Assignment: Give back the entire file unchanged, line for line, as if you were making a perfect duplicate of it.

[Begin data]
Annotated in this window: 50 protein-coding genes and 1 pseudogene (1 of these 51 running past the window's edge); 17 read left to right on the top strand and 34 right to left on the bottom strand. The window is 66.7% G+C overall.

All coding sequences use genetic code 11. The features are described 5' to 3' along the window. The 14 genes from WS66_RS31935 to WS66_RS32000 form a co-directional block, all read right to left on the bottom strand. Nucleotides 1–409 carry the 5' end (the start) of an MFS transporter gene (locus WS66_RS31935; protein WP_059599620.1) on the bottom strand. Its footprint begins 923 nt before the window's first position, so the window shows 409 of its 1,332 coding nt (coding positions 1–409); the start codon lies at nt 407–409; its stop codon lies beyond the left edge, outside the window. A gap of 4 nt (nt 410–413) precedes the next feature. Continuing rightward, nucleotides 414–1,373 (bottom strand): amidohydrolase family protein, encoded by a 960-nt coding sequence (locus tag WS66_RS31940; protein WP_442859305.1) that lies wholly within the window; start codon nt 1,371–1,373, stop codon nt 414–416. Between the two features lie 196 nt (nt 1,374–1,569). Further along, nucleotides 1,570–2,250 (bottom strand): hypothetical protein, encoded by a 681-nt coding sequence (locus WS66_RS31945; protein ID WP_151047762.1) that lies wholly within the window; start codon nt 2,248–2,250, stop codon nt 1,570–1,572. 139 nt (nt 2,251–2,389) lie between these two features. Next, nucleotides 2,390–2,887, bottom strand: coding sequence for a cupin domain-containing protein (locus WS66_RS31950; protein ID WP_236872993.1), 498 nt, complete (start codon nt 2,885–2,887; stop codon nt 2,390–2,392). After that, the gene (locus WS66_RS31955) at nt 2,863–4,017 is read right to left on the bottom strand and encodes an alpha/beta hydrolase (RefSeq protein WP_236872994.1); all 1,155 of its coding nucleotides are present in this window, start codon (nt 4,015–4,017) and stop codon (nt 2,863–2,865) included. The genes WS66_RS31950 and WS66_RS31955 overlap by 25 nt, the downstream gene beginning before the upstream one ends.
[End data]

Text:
Annotated in this window: 50 protein-coding genes and 1 pseudogene (1 of these 51 running past the window's edge); 17 read left to right on the top strand and 34 right to left on the bottom strand. The window is 66.7% G+C overall.

All coding sequences use genetic code 11. The features are described 5' to 3' along the window. The 14 genes from WS66_RS31935 to WS66_RS32000 form a co-directional block, all read right to left on the bottom strand. Nucleotides 1–409 carry the 5' end (the start) of an MFS transporter gene (locus WS66_RS31935; protein WP_059599620.1) on the bottom strand. Its footprint begins 923 nt before the window's first position, so the window shows 409 of its 1,332 coding nt (coding positions 1–409); the start codon lies at nt 407–409; its stop codon lies beyond the left edge, outside the window. A gap of 4 nt (nt 410–413) precedes the next feature. Continuing rightward, nucleotides 414–1,373 (bottom strand): amidohydrolase family protein, encoded by a 960-nt coding sequence (locus tag WS66_RS31940; protein WP_442859305.1) that lies wholly within the window; start codon nt 1,371–1,373, stop codon nt 414–416. Between the two features lie 196 nt (nt 1,374–1,569). Further along, nucleotides 1,570–2,250 (bottom strand): hypothetical protein, encoded by a 681-nt coding sequence (locus WS66_RS31945; protein ID WP_151047762.1) that lies wholly within the window; start codon nt 2,248–2,250, stop codon nt 1,570–1,572. 139 nt (nt 2,251–2,389) lie between these two features. Next, nucleotides 2,390–2,887, bottom strand: coding sequence for a cupin domain-containing protein (locus WS66_RS31950; protein ID WP_236872993.1), 498 nt, complete (start codon nt 2,885–2,887; stop codon nt 2,390–2,392). After that, the gene (locus WS66_RS31955) at nt 2,863–4,017 is read right to left on the bottom strand and encodes an alpha/beta hydrolase (RefSeq protein WP_236872994.1); all 1,155 of its coding nucleotides are present in this window, start codon (nt 4,015–4,017) and stop codon (nt 2,863–2,865) included. The genes WS66_RS31950 and WS66_RS31955 overlap by 25 nt, the downstream gene beginning before the upstream one ends.